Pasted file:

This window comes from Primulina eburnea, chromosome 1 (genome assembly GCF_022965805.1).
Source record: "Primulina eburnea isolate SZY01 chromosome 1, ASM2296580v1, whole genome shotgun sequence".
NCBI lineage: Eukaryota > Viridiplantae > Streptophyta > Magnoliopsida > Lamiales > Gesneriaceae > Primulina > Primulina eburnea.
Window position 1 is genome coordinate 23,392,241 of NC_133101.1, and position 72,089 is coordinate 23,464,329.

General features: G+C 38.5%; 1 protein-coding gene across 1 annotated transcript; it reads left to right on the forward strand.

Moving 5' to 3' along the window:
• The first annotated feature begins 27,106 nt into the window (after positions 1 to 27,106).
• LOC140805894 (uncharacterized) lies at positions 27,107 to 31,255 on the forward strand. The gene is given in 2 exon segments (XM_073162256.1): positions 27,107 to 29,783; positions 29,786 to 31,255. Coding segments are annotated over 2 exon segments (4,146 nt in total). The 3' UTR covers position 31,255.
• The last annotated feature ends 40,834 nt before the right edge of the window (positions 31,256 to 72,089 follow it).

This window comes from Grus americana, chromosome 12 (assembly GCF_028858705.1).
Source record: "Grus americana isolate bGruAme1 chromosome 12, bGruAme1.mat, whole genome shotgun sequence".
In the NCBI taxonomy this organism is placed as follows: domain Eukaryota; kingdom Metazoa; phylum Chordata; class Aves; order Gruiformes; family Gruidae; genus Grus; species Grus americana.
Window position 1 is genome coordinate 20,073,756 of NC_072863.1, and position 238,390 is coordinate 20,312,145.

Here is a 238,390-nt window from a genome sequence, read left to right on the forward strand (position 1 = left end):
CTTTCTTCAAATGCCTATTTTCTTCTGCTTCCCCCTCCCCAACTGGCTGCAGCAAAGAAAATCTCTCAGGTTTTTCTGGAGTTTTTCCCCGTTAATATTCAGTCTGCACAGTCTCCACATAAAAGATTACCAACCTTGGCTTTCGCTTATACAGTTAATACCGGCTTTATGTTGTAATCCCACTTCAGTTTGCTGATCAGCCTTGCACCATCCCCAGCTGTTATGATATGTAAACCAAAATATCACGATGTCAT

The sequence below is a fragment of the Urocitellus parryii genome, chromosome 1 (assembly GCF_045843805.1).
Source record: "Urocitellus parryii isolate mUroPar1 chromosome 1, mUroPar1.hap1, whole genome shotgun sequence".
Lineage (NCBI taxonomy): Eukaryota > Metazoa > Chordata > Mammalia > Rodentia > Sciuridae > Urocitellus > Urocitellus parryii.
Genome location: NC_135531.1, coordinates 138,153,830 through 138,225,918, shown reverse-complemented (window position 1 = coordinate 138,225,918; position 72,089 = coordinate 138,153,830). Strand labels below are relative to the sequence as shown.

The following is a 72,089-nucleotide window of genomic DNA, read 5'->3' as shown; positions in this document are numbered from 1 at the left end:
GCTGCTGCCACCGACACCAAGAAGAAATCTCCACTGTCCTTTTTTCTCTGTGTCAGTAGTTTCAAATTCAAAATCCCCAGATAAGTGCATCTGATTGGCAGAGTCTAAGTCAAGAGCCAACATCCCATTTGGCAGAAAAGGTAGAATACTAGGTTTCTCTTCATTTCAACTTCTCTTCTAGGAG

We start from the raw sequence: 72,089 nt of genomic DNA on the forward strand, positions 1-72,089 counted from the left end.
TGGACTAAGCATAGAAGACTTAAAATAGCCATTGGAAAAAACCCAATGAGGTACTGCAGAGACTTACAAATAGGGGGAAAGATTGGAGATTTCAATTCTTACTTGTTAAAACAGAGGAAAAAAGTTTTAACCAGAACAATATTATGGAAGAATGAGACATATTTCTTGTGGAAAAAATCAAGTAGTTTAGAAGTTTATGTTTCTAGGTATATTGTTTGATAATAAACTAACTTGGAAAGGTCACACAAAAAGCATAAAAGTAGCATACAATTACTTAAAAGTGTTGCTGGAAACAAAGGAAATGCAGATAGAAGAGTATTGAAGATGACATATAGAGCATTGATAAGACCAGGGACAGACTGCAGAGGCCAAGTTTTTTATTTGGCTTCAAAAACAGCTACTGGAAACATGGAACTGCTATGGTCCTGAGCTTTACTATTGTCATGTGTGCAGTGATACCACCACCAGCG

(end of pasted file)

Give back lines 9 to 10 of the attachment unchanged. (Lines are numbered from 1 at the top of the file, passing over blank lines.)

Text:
• The last annotated feature ends 40,834 nt before the right edge of the window (positions 31,256 to 72,089 follow it).

This window comes from Grus americana, chromosome 12 (assembly GCF_028858705.1).